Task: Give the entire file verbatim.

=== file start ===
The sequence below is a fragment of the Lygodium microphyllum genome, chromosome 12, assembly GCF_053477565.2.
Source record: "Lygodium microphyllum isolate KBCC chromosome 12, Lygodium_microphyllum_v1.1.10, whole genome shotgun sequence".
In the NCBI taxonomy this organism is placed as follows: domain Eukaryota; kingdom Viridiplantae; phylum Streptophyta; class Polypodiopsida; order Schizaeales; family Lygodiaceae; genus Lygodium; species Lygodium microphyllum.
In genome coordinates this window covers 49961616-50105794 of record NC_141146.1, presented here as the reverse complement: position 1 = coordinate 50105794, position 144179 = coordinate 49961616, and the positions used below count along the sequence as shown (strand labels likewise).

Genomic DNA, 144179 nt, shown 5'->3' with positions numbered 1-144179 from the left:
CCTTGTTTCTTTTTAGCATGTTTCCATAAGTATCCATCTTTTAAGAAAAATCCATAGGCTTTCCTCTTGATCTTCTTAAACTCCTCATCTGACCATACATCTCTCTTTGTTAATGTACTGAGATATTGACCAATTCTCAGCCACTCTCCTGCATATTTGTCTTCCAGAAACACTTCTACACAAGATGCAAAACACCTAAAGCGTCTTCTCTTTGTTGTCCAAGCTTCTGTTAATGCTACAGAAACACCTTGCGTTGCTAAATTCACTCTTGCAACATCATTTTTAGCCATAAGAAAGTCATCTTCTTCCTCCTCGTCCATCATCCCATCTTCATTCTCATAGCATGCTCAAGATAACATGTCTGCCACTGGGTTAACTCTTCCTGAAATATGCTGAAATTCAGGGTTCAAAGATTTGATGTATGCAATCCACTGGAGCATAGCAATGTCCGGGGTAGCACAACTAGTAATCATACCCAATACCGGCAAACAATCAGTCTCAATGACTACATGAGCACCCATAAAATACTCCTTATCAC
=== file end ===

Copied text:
The sequence below is a fragment of the Lygodium microphyllum genome, chromosome 12, assembly GCF_053477565.2.
Source record: "Lygodium microphyllum isolate KBCC chromosome 12, Lygodium_microphyllum_v1.1.10, whole genome shotgun sequence".
In the NCBI taxonomy this organism is placed as follows: domain Eukaryota; kingdom Viridiplantae; phylum Streptophyta; class Polypodiopsida; order Schizaeales; family Lygodiaceae; genus Lygodium; species Lygodium microphyllum.
In genome coordinates this window covers 49961616-50105794 of record NC_141146.1, presented here as the reverse complement: position 1 = coordinate 50105794, position 144179 = coordinate 49961616, and the positions used below count along the sequence as shown (strand labels likewise).

Genomic DNA, 144179 nt, shown 5'->3' with positions numbered 1-144179 from the left:
CCTTGTTTCTTTTTAGCATGTTTCCATAAGTATCCATCTTTTAAGAAAAATCCATAGGCTTTCCTCTTGATCTTCTTAAACTCCTCATCTGACCATACATCTCTCTTTGTTAATGTACTGAGATATTGACCAATTCTCAGCCACTCTCCTGCATATTTGTCTTCCAGAAACACTTCTACACAAGATGCAAAACACCTAAAGCGTCTTCTCTTTGTTGTCCAAGCTTCTGTTAATGCTACAGAAACACCTTGCGTTGCTAAATTCACTCTTGCAACATCATTTTTAGCCATAAGAAAGTCATCTTCTTCCTCCTCGTCCATCATCCCATCTTCATTCTCATAGCATGCTCAAGATAACATGTCTGCCACTGGGTTAACTCTTCCTGAAATATGCTGAAATTCAGGGTTCAAAGATTTGATGTATGCAATCCACTGGAGCATAGCAATGTCCGGGGTAGCACAACTAGTAATCATACCCAATACCGGCAAACAATCAGTCTCAATGACTACATGAGCACCCATAAAATACTCCTTATCAC